The rupture has severed relations between a cult-like clique of greying clerics, military officers who served in the Iran-Iraq war and their hangers-on, and yet another new generation of Iranians. The violence marks the complete dismantling of the years-long peace of sorts that followed the 2009 uprising triggered by the disputed re-election of president Mahmoud Ahmadinejad.

“Are the elite terrified that the regime is going to fall tomorrow, or that this particular moment is going to lead to the Islamic Republic’s downfall? No,” says Narges Bajoghli, a scholar focused on Iran’s rulers and their ideology at the School for Advanced International Studies at Johns Hopkins University. “But they also know that they have lost the narrative war.”

A woman holds a placard with a picture of Mahsa Amini as she attends a protest in Berlin, Germany (Associated Press)

Seemingly overnight, Iran has been transformed.

Women throw off their veils day after day in a wave of civil disobedience targeting the law mandating hijab. Authorities are unable to keep control, or even fully grasp the social revolution that has taken place.

“What are they gonna do now that women are taking off their veils as crowds cheer?” says Bajoghli. “This is an issue that affects women across all ages. It affects mothers and fathers and brothers and sisters. What you have is an issue that goes beyond politics and goes beyond the formal politics of the state.”

Adding to the regime’s woes are near-daily reports of new deaths of young women.

A woman flashes a victory signal in Tehran (Associated Press)

Even as the regime attempts to calm people down, its own security forces and allied Basiji militia keep adding fuel to the fire. Among those to have died are Nika Shakrami, a 16-year-old who was killed during protests in Tehran, and Sarina Esmailzadeh, also 16, and Hadis Najafi, 23, who both died in Karaj.

Each death becomes a new spark of public outrage, prompting more protests, more deaths and more protests. It is a cycle the clerical regime knows, for it is the same dynamic that led to the ousting of the Shah in the months preceding 1979 and put the mullahs in power.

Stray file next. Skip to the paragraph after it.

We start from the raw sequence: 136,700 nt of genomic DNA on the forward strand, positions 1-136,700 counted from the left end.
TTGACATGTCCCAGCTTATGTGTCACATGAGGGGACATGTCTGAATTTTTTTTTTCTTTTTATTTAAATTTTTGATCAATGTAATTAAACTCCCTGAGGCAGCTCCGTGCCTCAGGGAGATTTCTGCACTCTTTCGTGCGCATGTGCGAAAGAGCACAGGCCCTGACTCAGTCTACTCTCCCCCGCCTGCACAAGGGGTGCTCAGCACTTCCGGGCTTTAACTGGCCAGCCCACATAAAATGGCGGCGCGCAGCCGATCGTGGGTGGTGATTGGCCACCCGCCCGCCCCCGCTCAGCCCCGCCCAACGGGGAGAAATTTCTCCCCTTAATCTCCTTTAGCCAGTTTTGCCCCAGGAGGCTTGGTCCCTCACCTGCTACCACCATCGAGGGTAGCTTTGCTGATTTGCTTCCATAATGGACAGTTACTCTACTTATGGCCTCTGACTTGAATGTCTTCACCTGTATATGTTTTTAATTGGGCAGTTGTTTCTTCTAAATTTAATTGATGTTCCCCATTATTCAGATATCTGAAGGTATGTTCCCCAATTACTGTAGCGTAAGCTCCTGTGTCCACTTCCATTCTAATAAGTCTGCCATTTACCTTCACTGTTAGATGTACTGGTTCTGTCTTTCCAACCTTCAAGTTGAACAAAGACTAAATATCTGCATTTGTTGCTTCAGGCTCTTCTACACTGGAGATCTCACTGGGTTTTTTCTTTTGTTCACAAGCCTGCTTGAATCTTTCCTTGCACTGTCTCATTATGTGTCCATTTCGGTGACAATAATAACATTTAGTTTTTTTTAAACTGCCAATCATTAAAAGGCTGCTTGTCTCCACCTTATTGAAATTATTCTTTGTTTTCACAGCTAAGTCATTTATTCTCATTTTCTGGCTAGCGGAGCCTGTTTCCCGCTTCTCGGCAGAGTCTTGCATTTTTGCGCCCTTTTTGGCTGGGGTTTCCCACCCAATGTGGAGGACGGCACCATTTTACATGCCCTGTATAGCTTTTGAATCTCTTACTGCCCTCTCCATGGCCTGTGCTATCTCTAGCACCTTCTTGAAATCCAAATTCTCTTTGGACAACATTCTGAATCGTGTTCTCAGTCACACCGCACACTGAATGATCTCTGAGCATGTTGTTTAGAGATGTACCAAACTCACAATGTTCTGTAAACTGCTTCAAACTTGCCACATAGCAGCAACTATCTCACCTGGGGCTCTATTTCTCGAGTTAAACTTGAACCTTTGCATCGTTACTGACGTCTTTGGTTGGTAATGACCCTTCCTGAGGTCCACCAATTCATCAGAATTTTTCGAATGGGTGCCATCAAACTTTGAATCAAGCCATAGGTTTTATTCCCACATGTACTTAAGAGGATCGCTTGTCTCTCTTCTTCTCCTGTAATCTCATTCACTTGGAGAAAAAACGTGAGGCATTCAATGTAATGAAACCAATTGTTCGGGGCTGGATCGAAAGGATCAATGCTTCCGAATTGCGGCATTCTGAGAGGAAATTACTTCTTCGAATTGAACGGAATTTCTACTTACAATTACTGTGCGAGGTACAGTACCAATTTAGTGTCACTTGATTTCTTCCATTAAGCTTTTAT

The violence and the protests are often begun by secondary school students ripping off their hijabs, or throwing them into bonfires, and marching in the streets. Along with university students, highschoolers share bonds of trust formed through years together, and meet on campus regularly to map out plans. Such bonds are rarer within Iran’s highly urbanised population.

“We see each other every day,” one protester says in an interview. “We keep up with the news and we announce it on social media.”

Though the youth are driving protests out on the front lines, Iranians from various age groups are taking part. Some stand back from the fray but keep an eye out for security officials and join in during protests. Some come with their cars and motorcycles to clog up traffic.

People step on a poster of Iranian president Ebrahim Raisi as they participate in a protest outside the United Nations (Getty)

Others shout from their rooftops at night. “Death to the dictator,” they call out, or “Women, life, freedom.”